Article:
One important piece of this article to me was the point at which Luker discuss the reasoning behind historians writing blogs rather than journal articles or books. In my interpretation of Luker’s last paragraph, he asks the question of whether blogs can be viewed as respectable or academic. This question is answered in Alex Cummings and Jonathan Jarrett’s article “Only Typing? Informal Writing, Blogs, and the Academy.” In both of these written works, the idea of blogs becoming an academic and professional endeavor seem to be pushed aside to make room for work that is both freeing, and un-peer reviewed. However, I believe that both Blogs and the academic can coexist on the same platform. As an undergrad in my History department, several departments worked on a project that was called the Wikipedia Edit-A-Thon. For this project, the participating students were required to pick a person in their respective studies that they would then write, or update, a Wikipedia page for, with the intention that their writing would be cited with credible sources. Through this project, and many like this around the country, we combatted the notion that online content could not be academic if not peer-reviewed. At the same time, we also had the opportunity of extensively writing drafts of each of our Wikipedia articles that we offered passed to class members for critiques and comments.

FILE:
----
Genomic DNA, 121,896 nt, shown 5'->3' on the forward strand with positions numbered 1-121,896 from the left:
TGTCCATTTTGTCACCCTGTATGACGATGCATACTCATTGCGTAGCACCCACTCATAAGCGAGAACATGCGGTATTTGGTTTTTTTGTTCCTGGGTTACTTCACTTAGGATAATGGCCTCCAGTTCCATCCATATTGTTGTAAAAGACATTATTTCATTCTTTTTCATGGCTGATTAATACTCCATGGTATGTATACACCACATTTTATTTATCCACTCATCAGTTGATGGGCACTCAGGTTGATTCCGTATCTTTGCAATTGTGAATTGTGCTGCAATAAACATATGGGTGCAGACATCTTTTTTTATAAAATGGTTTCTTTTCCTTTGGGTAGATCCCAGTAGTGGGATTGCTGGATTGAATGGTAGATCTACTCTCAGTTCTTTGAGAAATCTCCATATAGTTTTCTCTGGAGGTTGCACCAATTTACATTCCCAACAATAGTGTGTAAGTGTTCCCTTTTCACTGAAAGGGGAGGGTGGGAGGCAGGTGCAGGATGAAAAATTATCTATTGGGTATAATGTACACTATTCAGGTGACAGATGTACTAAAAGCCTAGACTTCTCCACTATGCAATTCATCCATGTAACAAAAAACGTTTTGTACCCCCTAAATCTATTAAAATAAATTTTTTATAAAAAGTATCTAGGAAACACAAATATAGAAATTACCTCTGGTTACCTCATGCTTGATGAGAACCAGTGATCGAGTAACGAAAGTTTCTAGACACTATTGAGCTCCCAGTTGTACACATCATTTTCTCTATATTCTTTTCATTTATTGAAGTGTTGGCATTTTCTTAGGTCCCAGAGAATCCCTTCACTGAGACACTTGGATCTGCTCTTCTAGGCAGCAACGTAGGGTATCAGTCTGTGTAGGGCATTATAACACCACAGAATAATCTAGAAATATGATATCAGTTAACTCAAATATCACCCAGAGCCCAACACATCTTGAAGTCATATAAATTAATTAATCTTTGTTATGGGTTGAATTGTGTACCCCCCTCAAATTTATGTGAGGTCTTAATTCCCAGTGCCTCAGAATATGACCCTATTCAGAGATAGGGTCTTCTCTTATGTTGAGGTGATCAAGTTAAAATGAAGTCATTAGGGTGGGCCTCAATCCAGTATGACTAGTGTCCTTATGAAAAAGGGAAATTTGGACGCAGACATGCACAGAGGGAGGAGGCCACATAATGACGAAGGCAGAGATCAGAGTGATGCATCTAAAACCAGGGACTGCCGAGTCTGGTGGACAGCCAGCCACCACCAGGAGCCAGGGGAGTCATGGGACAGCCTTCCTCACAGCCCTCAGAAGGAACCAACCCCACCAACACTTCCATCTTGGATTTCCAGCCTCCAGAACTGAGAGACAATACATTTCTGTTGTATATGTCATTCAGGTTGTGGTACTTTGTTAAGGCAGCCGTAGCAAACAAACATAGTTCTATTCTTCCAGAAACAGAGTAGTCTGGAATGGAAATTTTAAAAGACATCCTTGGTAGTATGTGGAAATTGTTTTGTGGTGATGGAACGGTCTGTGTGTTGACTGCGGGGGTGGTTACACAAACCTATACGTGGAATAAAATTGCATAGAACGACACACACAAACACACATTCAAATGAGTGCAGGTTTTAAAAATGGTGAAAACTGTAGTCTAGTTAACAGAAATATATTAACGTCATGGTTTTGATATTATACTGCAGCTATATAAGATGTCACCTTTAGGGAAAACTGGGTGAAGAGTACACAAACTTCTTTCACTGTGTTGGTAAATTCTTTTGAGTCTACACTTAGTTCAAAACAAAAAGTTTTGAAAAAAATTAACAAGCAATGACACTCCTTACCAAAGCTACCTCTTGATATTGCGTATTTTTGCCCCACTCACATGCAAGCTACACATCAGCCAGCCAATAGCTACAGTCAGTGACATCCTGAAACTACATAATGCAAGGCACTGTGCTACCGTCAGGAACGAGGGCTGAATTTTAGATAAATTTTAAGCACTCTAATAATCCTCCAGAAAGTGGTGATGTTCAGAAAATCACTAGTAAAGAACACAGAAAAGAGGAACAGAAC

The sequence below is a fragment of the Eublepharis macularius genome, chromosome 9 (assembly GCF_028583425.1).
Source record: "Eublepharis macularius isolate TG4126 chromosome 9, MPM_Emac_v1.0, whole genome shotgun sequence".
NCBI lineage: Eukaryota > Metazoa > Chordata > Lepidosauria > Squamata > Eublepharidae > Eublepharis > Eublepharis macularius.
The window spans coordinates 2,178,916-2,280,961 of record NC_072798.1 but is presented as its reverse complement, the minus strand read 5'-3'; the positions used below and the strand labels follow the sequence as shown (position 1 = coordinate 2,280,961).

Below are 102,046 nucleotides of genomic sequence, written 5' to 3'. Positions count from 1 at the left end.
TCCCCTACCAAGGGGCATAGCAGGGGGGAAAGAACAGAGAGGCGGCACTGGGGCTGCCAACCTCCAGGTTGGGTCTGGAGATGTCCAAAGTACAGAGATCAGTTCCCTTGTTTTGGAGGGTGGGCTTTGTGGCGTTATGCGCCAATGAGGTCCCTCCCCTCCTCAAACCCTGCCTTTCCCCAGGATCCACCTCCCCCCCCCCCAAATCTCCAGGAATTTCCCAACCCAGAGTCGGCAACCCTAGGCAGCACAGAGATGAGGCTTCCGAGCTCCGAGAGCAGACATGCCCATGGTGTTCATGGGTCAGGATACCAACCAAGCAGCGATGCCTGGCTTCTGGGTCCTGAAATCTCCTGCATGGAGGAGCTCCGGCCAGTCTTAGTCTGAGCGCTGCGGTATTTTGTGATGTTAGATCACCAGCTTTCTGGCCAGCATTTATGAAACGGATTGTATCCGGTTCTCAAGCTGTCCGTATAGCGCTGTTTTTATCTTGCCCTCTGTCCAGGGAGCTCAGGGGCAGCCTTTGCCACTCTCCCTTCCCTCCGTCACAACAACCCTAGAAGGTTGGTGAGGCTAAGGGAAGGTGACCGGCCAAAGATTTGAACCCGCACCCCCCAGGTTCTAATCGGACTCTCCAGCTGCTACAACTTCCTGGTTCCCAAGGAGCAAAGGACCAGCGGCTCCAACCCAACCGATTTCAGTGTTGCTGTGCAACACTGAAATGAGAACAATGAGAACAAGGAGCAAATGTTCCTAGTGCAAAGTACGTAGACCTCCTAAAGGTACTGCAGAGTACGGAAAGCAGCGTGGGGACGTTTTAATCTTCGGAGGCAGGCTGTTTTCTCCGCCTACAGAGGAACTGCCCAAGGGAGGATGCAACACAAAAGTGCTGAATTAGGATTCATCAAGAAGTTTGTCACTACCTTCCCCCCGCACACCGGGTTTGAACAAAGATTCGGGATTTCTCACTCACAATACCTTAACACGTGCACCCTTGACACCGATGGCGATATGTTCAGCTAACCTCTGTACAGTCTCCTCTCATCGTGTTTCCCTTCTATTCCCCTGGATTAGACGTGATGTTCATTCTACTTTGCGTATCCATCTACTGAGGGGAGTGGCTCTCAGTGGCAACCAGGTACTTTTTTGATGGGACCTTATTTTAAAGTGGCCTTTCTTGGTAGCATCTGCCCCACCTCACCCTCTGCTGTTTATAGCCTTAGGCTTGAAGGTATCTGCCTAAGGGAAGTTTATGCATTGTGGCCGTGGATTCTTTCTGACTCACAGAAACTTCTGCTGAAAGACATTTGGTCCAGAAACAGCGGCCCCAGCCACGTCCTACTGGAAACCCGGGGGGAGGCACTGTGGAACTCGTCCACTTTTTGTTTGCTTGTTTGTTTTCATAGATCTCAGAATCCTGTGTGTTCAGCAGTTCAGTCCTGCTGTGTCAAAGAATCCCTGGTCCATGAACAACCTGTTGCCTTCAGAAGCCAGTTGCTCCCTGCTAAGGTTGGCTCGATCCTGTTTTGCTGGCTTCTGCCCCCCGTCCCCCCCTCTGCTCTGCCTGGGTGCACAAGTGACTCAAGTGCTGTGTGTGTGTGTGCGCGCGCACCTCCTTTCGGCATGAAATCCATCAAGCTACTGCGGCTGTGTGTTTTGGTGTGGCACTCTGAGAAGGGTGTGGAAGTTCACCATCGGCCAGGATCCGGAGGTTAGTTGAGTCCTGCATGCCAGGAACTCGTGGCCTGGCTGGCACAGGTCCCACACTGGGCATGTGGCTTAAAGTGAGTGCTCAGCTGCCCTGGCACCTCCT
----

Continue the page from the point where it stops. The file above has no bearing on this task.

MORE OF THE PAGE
I do agree that blogs are spaces for freedom of thought; however, in a world where the truth can so easily be misconstrued leading to retractions of statements, as mentioned in the article by Cummings and Jarett. I believe that it is vital for one to review content even if it is going on a blog. However, I guess this poses the question of whether the structure that is used to review books and journal articles should be used the same way for blogs and other digital projects. As far as this point I would say no. I don’t believe that it should take over two years to publish a one-page blog post, yet I fear that blogs that are not written by those who are experts in the blog topics field might run into the problem of having a blog that many people might not be able to distinguish from Wikipedia. I hope that as we move on in the use of media as a platform for academia, we come to a point where this work can be recognized as an extension of an Academics work rather than a pastime.